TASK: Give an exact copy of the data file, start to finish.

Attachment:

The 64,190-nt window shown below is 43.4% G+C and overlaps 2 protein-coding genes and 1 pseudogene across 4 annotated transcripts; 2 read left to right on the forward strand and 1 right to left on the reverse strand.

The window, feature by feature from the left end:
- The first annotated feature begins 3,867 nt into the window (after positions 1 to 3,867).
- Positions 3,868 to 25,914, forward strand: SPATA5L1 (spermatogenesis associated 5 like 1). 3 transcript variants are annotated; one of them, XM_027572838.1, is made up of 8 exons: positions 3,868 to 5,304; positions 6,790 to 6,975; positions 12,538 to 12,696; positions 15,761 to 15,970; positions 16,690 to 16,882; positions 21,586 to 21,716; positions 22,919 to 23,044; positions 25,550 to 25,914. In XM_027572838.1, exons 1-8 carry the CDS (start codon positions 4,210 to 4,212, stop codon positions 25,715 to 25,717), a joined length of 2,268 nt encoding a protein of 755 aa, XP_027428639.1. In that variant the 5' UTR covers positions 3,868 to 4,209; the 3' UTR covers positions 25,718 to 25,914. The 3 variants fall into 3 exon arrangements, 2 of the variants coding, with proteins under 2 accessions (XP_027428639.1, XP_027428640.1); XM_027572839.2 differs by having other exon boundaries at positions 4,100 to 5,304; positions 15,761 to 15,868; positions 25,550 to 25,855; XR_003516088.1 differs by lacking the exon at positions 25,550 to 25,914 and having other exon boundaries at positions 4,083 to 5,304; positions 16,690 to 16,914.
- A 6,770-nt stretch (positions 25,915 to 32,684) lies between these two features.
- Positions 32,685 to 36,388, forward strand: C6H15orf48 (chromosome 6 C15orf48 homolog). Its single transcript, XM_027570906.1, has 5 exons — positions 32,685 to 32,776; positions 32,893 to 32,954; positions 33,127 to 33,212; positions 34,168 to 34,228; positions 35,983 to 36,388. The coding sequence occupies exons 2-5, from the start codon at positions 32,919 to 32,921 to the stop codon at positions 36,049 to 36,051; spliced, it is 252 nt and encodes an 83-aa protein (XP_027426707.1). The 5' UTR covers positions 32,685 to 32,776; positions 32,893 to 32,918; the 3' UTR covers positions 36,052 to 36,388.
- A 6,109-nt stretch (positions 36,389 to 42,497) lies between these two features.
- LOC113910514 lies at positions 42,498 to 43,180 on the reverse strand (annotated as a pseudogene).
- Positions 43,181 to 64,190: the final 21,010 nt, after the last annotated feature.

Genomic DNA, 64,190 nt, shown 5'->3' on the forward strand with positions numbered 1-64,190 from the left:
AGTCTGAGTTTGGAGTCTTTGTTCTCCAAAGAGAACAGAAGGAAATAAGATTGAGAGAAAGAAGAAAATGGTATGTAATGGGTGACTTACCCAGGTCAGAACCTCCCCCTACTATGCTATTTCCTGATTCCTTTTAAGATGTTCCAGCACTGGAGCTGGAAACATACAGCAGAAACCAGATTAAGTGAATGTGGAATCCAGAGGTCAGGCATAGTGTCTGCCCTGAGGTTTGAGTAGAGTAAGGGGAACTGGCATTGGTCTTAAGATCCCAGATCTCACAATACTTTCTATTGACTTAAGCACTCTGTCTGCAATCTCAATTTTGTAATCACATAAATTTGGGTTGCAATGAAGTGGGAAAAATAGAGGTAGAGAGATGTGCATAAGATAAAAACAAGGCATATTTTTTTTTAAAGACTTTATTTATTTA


The 64,190-nt window shown below is 43.4% G+C and overlaps 2 protein-coding genes and 1 pseudogene across 4 annotated transcripts; 2 read left to right on the forward strand and 1 right to left on the reverse strand.

The window, feature by feature from the left end:
- The first annotated feature begins 3,867 nt into the window (after positions 1 to 3,867).
- Positions 3,868 to 25,914, forward strand: SPATA5L1 (spermatogenesis associated 5 like 1). 3 transcript variants are annotated; one of them, XM_027572838.1, is made up of 8 exons: positions 3,868 to 5,304; positions 6,790 to 6,975; positions 12,538 to 12,696; positions 15,761 to 15,970; positions 16,690 to 16,882; positions 21,586 to 21,716; positions 22,919 to 23,044; positions 25,550 to 25,914. In XM_027572838.1, exons 1-8 carry the CDS (start codon positions 4,210 to 4,212, stop codon positions 25,715 to 25,717), a joined length of 2,268 nt encoding a protein of 755 aa, XP_027428639.1. In that variant the 5' UTR covers positions 3,868 to 4,209; the 3' UTR covers positions 25,718 to 25,914. The 3 variants fall into 3 exon arrangements, 2 of the variants coding, with proteins under 2 accessions (XP_027428639.1, XP_027428640.1); XM_027572839.2 differs by having other exon boundaries at positions 4,100 to 5,304; positions 15,761 to 15,868; positions 25,550 to 25,855; XR_003516088.1 differs by lacking the exon at positions 25,550 to 25,914 and having other exon boundaries at positions 4,083 to 5,304; positions 16,690 to 16,914.
- A 6,770-nt stretch (positions 25,915 to 32,684) lies between these two features.
- Positions 32,685 to 36,388, forward strand: C6H15orf48 (chromosome 6 C15orf48 homolog). Its single transcript, XM_027570906.1, has 5 exons — positions 32,685 to 32,776; positions 32,893 to 32,954; positions 33,127 to 33,212; positions 34,168 to 34,228; positions 35,983 to 36,388. The coding sequence occupies exons 2-5, from the start codon at positions 32,919 to 32,921 to the stop codon at positions 36,049 to 36,051; spliced, it is 252 nt and encodes an 83-aa protein (XP_027426707.1). The 5' UTR covers positions 32,685 to 32,776; positions 32,893 to 32,918; the 3' UTR covers positions 36,052 to 36,388.
- A 6,109-nt stretch (positions 36,389 to 42,497) lies between these two features.
- LOC113910514 lies at positions 42,498 to 43,180 on the reverse strand (annotated as a pseudogene).
- Positions 43,181 to 64,190: the final 21,010 nt, after the last annotated feature.

Genomic DNA, 64,190 nt, shown 5'->3' on the forward strand with positions numbered 1-64,190 from the left:
AGTCTGAGTTTGGAGTCTTTGTTCTCCAAAGAGAACAGAAGGAAATAAGATTGAGAGAAAGAAGAAAATGGTATGTAATGGGTGACTTACCCAGGTCAGAACCTCCCCCTACTATGCTATTTCCTGATTCCTTTTAAGATGTTCCAGCACTGGAGCTGGAAACATACAGCAGAAACCAGATTAAGTGAATGTGGAATCCAGAGGTCAGGCATAGTGTCTGCCCTGAGGTTTGAGTAGAGTAAGGGGAACTGGCATTGGTCTTAAGATCCCAGATCTCACAATACTTTCTATTGACTTAAGCACTCTGTCTGCAATCTCAATTTTGTAATCACATAAATTTGGGTTGCAATGAAGTGGGAAAAATAGAGGTAGAGAGATGTGCATAAGATAAAAACAAGGCATATTTTTTTTTAAAGACTTTATTTATTTA